Why national identity must no longer dominate politics
The UUP is the surprise front runner in our True Colours survey, finds Robin Wilson
Politics in Northern Ireland has become like a disconnected flywheel - still spinning as if nothing had changed, but no longer connected to the society on whose energy it once fed.
A century ago, its organising categories - 'unionist' versus 'nationalist' - meant a lot. During the third Home Rule crisis and the subsequent war of independence and (original) northern 'Troubles', there really did seem only to be two alternative locations for an Ireland fractured along lines of religiously-derived national identity - either British or Irish.
Fast-forward to today and the past becomes a foreign country. Northern Ireland has a (more or less) stable regional administration, based on equal citizenship.
This is perfectly capable of benefiting simultaneously from UK membership while maximising the potential for collaboration with our fellow citizens of this island.
Indeed, our biggest danger is that unionists and nationalists cancel themselves out, so that devolution means a navel-gazing involution.
The Belfast Telegraph's True Colours online poll - in conjunction with Asitis Consulting and 31 Interactive - demonstrates how the citizens of this region, whether they have an Irish passport, a British passport, or both, are already moving on.
Asked to consider their policy alignments, almost a third of supposedly 'nationalist' respondents found their natural home in a 'unionist' party, while more than a quarter of their purportedly 'unionist' counterparts engaged in the opposite form of political cross-dressing. And that is before we mention the 'others' - as numerous as the 'nationalist' definers.
And which party's policies came out top? Well, well, well: the much-maligned Ulster Unionist Party. This is a party slated by many commentators as headed for electoral oblivion - and it may be - but if only they had a wider perspective, they would understand. A World Values Survey periodically tests the responses of citizens around the globe to standard political questions. One of them asks where the individual would position themselves on the spectrum between Left and Right.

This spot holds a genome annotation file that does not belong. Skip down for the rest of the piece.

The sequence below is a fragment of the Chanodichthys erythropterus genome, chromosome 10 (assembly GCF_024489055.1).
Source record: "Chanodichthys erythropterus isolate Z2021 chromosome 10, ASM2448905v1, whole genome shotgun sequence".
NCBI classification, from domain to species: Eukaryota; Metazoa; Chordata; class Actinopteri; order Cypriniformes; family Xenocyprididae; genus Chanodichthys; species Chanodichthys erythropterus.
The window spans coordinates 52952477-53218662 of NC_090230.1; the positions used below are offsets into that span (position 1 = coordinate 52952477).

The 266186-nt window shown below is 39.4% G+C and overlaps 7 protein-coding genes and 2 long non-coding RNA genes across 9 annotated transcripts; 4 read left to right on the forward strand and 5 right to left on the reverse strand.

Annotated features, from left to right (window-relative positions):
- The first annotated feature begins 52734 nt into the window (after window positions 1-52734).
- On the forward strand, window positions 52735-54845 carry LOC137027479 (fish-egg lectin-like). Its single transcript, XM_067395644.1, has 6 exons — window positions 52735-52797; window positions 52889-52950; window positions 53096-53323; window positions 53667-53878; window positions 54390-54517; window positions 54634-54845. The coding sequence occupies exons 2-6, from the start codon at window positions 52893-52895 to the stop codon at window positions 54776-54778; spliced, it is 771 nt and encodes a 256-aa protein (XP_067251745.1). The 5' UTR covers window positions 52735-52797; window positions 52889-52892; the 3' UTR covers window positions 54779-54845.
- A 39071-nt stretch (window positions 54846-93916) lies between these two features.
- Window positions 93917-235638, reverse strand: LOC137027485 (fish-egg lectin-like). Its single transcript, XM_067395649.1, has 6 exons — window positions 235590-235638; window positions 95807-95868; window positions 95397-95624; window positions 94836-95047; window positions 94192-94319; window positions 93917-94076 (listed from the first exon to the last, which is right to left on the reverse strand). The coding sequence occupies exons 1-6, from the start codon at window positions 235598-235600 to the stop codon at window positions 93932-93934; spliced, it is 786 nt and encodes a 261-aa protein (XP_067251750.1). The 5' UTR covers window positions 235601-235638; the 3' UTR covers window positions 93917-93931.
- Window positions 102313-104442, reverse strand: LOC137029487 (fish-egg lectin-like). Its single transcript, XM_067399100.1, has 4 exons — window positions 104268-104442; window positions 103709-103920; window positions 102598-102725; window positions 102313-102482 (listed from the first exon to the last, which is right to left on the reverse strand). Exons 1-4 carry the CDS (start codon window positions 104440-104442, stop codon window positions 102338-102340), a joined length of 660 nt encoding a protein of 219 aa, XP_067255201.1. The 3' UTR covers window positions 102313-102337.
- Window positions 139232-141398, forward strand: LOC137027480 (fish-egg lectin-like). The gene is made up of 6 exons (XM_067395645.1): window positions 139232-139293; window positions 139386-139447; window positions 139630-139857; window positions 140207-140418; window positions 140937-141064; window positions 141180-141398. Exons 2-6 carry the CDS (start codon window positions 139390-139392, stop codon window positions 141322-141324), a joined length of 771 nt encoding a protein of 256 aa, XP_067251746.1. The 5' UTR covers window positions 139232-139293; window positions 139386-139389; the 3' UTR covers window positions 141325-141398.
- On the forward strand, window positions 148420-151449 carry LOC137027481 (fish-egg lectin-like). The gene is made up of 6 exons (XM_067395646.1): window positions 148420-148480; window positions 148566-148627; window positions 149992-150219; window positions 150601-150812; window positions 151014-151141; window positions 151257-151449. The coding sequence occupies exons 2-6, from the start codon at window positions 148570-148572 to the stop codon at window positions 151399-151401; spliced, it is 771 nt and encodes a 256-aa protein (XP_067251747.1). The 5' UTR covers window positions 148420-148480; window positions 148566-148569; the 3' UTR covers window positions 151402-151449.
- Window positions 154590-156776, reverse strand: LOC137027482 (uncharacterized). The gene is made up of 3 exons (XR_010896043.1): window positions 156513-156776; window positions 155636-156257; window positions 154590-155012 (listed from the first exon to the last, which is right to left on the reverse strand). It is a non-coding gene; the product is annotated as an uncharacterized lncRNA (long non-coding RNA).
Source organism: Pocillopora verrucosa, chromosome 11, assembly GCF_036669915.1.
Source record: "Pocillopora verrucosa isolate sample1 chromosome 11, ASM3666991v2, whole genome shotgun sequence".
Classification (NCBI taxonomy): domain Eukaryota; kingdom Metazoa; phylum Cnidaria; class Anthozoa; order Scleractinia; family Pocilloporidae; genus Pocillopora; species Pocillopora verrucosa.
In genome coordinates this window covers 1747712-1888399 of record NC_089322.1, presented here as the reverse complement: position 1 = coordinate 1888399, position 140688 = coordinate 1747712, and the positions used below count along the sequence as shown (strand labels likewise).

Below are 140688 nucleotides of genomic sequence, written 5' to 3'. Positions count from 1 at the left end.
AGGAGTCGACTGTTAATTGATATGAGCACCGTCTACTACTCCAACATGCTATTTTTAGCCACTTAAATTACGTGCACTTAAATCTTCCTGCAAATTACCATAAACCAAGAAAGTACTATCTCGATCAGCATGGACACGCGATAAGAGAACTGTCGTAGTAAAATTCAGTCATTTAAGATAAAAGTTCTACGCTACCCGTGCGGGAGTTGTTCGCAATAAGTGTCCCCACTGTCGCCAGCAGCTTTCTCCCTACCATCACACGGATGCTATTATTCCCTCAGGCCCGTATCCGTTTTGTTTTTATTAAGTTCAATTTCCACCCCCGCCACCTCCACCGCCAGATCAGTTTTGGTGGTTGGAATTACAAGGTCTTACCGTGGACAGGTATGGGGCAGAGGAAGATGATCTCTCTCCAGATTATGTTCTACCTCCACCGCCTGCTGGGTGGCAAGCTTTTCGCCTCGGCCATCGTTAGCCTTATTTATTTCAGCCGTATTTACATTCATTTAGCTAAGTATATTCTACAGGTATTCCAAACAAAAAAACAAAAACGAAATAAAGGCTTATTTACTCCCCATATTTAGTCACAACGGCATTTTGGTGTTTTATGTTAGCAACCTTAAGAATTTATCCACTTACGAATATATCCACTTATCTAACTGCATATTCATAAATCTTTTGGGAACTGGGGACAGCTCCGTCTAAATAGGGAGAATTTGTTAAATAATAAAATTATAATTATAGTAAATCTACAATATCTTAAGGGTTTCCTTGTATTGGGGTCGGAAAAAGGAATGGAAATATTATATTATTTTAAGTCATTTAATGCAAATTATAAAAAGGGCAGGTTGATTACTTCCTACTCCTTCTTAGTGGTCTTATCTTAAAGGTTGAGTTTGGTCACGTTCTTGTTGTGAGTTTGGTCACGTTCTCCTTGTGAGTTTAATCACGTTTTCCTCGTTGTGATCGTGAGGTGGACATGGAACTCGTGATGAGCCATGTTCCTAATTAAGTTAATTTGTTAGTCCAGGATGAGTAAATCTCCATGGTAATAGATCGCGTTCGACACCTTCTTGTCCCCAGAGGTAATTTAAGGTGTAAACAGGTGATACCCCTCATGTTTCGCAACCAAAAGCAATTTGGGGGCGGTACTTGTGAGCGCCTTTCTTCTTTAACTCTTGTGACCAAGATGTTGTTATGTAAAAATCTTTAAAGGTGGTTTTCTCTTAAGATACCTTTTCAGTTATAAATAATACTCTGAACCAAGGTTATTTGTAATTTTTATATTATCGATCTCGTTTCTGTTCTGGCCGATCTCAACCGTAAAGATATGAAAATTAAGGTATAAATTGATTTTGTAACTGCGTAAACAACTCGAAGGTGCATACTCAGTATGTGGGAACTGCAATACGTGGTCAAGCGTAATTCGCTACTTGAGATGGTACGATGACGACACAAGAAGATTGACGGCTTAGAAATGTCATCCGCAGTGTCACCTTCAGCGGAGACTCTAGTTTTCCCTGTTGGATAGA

Interestingly, far from these being foreign terms to respondents in Northern Ireland, in the 1999-2001 survey marginally fewer than the world average of those sampled within the region - little over one-in-five - was unable to describe their Left-Right position. Remarkably, the mean position here was exactly the same as the world average - a little right of centre.
And which party in the region can best be defined as a little right of centre? The Ulster Unionists, of course. So here is the final irony. If the political class and the media abandoned the obsolete language of the past in favour of the politics that has defined the rest of Europe for a century, the party that would be likely to predominate is . . . the same party that ran Northern Ireland, then as a party of Protestant-monopoly power, for half of that time.
The reason I am chair of Platform for Change is because the organisation wants to see a wider renewal of public engagement with politics and a normalisation of the political agenda towards day-to-day issues - whatever party individuals may support.
To that end, we have been organising and supporting hustings in advance of the Assembly election. Tonight in Belfast, the BBC's Jim Fitzpatrick will be chairing hustings at the Crescent Arts Centre, University Road (7pm), while on Monday (April 18) the roadshow moves to the Market Place Theatre, Armagh (7pm).